Good Publishers Maintained a Strong Stance—and They Knew Where and How to Do It

The civil unrest that came to a head in 2020 was an important reckoning that presented new challenges for publishers and advertisers from a social and political perspective. For some publishers, it was about starting some of those conversations, for others, it was about authentically approaching those previously covered topics with sincere candor.

As an example, Talib Kweli’s People’s Party Podcast has been the place to go for hip-hop storytelling and tough discussions about significant social justice issues—earning the content stream a #1 spot on Apple podcasts in early 2020. The podcast has proven both particularly potent and adaptable during these trying times. While it was traditionally a weekly in-studio interview podcast that was streamed via video and across popular streaming platforms, when COVID-19 hit, they knew they had to change course.

With an increased interest in social media content during peak shelter-in-place orders, the People’s Party team quickly pivoted to Instagram livestreams to create thumb-stopping action—and the audience followed, with streams doubling the engagement on the UPROXX Instagram. Content shared via People’s Party was unequivocally unafraid to broach some of the toughest political topics—and this earned the podcast shoutouts from powerful fans, including presidential candidate, Bernie Sanders.

Beyond the podcast, we had heartfelt conversations amongst our company and took the time to reflect on how we could lend our support to Black Lives Matter — resulting in many actions including sending two of our editorial staff journalists to Los Angeles news station, KTLA, to discuss what it means to be an ally. What’s important to note here though, was that none of these efforts would have been meaningful had they not been authentic and the groundwork had not already been laid. As a publisher, you must know when and how to lay that foundation, and you must be consistent in your convictions.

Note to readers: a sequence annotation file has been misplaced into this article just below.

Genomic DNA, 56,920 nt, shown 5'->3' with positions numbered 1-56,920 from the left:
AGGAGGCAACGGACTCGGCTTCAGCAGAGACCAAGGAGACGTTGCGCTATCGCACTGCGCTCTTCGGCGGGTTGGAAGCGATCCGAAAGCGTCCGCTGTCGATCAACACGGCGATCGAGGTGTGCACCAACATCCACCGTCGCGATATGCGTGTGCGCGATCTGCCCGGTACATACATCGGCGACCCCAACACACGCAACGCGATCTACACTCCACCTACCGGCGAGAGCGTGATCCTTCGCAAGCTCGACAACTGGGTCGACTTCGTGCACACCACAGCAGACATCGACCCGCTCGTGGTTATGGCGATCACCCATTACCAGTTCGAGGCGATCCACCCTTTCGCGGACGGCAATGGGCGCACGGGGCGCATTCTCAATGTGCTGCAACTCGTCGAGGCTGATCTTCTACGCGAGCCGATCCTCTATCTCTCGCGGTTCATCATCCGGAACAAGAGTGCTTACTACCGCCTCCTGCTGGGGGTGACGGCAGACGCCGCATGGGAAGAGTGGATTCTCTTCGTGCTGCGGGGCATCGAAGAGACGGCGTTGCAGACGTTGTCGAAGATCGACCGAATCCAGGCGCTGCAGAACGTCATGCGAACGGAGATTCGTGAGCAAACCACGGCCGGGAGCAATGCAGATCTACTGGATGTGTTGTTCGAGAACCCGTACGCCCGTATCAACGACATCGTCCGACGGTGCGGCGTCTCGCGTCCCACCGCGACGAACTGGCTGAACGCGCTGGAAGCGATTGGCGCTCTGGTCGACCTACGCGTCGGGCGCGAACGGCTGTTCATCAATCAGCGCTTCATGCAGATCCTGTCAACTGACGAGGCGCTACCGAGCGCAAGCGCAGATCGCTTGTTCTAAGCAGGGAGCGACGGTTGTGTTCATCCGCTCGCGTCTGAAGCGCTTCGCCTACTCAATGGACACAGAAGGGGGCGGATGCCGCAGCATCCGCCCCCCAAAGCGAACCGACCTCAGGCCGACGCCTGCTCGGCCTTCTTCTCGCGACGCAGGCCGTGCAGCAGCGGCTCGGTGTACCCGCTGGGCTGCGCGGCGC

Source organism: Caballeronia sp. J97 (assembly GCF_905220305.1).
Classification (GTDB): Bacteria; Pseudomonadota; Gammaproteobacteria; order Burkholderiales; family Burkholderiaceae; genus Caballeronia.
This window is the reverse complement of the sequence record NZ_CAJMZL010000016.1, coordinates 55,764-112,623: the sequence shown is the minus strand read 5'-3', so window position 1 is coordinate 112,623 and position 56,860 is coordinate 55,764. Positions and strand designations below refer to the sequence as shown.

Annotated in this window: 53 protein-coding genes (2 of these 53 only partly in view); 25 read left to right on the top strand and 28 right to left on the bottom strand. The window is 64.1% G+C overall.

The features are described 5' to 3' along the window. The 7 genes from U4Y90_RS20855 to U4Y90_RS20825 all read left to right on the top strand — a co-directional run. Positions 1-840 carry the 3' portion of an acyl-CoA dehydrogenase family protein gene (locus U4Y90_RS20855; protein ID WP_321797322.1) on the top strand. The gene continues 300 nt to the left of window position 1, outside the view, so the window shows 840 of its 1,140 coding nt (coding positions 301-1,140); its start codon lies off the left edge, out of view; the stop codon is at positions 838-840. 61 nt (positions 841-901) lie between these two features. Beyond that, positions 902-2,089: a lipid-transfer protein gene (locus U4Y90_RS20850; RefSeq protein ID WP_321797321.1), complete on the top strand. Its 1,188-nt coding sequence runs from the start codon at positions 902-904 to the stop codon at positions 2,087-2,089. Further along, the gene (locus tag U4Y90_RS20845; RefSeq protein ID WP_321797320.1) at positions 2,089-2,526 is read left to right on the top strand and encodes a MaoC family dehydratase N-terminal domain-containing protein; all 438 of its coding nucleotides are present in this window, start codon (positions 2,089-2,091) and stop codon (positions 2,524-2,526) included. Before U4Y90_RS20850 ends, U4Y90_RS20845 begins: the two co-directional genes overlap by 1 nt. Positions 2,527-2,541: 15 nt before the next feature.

Takeaways for publishers and advertisers in 2021

So, what does this mean in a world that is not yet post-COVID, where the social justice and political conversations continue to remain predominant, and where consumer consumption habits have shifted completely compared to a year ago? Publishers must continue to focus on not just innovation, but adaptation. They need to monitor for trends, consumption habits and traffic spikes—and understand where their audience is truly looking. Data is of course a key baseline in understanding best publishing patterns, but the successful publishing companies know how and when to put a human lens on their editorial and advertising efforts.

Even more important than that, they recognize the need to be authentic. Taking an introspective look at the why behind content consumption and using a combined voice to stand for something real will ultimately allow you and your brand to remain relevant and connect with the consumer of tomorrow.

Paul Josephsen
Chief Strategy Officer, UPROXX

About: UPROXX is the leading entertainment and culture brand for the new generation. Acquired by Warner Music Group in 2018, UPROXX reaches over 60 million people every month through compelling journalism, award-winning video and in-depth conversation around music, TV, film and culture. For more information, see www.uproxx.com.